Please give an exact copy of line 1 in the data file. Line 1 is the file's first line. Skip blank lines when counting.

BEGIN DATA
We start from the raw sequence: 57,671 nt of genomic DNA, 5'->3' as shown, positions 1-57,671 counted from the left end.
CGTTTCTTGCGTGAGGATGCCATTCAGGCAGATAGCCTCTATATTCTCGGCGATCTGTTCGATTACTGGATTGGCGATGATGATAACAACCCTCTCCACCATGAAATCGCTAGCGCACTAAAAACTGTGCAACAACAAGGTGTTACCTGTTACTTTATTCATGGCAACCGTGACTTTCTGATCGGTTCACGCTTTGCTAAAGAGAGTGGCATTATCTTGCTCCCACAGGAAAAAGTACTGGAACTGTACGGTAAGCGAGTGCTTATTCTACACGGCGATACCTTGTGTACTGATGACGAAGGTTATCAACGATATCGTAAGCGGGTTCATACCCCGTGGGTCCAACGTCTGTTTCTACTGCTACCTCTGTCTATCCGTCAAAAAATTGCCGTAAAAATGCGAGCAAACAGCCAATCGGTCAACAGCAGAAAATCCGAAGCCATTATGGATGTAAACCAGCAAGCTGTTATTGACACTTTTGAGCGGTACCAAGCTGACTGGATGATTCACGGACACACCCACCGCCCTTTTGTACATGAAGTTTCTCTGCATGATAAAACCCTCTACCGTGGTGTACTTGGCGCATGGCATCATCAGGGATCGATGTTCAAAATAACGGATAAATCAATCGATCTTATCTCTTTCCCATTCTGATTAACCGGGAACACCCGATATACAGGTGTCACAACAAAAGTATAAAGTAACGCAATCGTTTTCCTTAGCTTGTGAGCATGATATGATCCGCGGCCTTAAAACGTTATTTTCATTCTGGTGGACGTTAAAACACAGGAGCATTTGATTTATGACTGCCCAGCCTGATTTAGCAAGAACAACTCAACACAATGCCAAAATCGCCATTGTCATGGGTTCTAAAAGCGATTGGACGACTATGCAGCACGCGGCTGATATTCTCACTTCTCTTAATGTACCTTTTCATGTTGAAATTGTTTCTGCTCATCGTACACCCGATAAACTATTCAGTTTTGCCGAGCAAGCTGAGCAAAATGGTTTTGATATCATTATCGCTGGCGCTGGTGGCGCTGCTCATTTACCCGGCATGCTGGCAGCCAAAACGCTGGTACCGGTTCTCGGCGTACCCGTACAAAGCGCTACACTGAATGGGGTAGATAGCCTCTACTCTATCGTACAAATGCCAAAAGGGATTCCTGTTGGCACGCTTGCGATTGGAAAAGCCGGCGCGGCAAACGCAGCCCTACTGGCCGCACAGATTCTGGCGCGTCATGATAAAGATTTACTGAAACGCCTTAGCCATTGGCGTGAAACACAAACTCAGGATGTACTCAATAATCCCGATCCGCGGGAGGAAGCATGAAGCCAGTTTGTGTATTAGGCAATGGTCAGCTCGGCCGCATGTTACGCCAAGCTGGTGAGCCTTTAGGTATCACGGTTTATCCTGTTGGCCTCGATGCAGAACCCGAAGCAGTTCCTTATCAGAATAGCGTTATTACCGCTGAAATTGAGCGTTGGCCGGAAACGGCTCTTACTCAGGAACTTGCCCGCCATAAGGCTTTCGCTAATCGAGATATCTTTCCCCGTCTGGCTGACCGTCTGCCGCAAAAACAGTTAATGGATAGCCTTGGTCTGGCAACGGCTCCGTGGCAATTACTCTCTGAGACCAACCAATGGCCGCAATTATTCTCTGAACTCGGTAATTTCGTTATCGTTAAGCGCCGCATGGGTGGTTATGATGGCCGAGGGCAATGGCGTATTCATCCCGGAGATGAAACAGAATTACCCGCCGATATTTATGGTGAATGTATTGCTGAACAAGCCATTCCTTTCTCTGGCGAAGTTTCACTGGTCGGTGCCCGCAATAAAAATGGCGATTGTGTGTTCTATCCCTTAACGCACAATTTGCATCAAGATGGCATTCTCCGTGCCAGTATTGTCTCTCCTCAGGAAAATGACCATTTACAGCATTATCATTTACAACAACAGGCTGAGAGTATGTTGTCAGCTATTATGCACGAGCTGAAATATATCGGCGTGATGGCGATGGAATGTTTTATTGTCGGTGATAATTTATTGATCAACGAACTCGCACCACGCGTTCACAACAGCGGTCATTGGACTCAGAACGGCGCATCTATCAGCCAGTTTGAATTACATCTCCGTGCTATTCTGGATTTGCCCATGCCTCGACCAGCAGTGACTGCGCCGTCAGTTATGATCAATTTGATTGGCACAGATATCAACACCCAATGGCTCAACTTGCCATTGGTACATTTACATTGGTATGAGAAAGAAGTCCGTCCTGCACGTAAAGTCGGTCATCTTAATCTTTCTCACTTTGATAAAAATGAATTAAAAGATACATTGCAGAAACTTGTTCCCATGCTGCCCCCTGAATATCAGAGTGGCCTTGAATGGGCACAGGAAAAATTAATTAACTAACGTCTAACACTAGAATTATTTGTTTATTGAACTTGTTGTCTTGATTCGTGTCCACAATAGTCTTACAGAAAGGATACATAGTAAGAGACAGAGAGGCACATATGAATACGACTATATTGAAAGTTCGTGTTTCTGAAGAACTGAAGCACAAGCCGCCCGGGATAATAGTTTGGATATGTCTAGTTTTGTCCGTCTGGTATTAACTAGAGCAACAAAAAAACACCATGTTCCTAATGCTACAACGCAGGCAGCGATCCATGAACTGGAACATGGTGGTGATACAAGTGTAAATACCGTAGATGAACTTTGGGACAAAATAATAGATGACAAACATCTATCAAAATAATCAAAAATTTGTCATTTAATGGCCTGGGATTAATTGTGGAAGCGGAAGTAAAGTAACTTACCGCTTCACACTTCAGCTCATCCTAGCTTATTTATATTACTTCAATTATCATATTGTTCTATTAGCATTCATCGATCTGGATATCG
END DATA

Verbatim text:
We start from the raw sequence: 57,671 nt of genomic DNA, 5'->3' as shown, positions 1-57,671 counted from the left end.